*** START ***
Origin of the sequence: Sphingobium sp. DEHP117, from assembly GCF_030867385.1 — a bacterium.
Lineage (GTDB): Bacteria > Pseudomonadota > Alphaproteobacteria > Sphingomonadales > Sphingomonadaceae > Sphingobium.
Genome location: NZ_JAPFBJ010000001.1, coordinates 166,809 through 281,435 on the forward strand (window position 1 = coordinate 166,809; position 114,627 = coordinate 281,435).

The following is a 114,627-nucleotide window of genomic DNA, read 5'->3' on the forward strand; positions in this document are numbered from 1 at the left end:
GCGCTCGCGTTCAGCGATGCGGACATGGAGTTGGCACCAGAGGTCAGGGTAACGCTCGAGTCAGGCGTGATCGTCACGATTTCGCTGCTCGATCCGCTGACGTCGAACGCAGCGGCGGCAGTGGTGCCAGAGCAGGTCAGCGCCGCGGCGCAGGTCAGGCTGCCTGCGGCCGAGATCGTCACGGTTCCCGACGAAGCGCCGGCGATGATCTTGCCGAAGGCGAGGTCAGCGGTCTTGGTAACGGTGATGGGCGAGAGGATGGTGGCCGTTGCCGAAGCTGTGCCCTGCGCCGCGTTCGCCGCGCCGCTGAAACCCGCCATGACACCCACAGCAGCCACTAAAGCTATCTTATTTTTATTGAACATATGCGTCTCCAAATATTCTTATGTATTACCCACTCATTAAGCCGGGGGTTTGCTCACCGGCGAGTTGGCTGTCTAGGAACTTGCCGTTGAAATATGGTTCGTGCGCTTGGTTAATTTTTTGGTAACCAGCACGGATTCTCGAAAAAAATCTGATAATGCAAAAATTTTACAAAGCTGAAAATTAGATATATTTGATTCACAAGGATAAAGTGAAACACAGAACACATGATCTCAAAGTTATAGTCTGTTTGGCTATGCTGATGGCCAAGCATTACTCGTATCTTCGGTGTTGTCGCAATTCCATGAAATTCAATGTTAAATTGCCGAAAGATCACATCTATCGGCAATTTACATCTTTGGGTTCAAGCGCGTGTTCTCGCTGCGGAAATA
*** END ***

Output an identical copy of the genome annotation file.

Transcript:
Origin of the sequence: Sphingobium sp. DEHP117, from assembly GCF_030867385.1 — a bacterium.
Lineage (GTDB): Bacteria > Pseudomonadota > Alphaproteobacteria > Sphingomonadales > Sphingomonadaceae > Sphingobium.
Genome location: NZ_JAPFBJ010000001.1, coordinates 166,809 through 281,435 on the forward strand (window position 1 = coordinate 166,809; position 114,627 = coordinate 281,435).

The following is a 114,627-nucleotide window of genomic DNA, read 5'->3' on the forward strand; positions in this document are numbered from 1 at the left end:
GCGCTCGCGTTCAGCGATGCGGACATGGAGTTGGCACCAGAGGTCAGGGTAACGCTCGAGTCAGGCGTGATCGTCACGATTTCGCTGCTCGATCCGCTGACGTCGAACGCAGCGGCGGCAGTGGTGCCAGAGCAGGTCAGCGCCGCGGCGCAGGTCAGGCTGCCTGCGGCCGAGATCGTCACGGTTCCCGACGAAGCGCCGGCGATGATCTTGCCGAAGGCGAGGTCAGCGGTCTTGGTAACGGTGATGGGCGAGAGGATGGTGGCCGTTGCCGAAGCTGTGCCCTGCGCCGCGTTCGCCGCGCCGCTGAAACCCGCCATGACACCCACAGCAGCCACTAAAGCTATCTTATTTTTATTGAACATATGCGTCTCCAAATATTCTTATGTATTACCCACTCATTAAGCCGGGGGTTTGCTCACCGGCGAGTTGGCTGTCTAGGAACTTGCCGTTGAAATATGGTTCGTGCGCTTGGTTAATTTTTTGGTAACCAGCACGGATTCTCGAAAAAAATCTGATAATGCAAAAATTTTACAAAGCTGAAAATTAGATATATTTGATTCACAAGGATAAAGTGAAACACAGAACACATGATCTCAAAGTTATAGTCTGTTTGGCTATGCTGATGGCCAAGCATTACTCGTATCTTCGGTGTTGTCGCAATTCCATGAAATTCAATGTTAAATTGCCGAAAGATCACATCTATCGGCAATTTACATCTTTGGGTTCAAGCGCGTGTTCTCGCTGCGGAAATA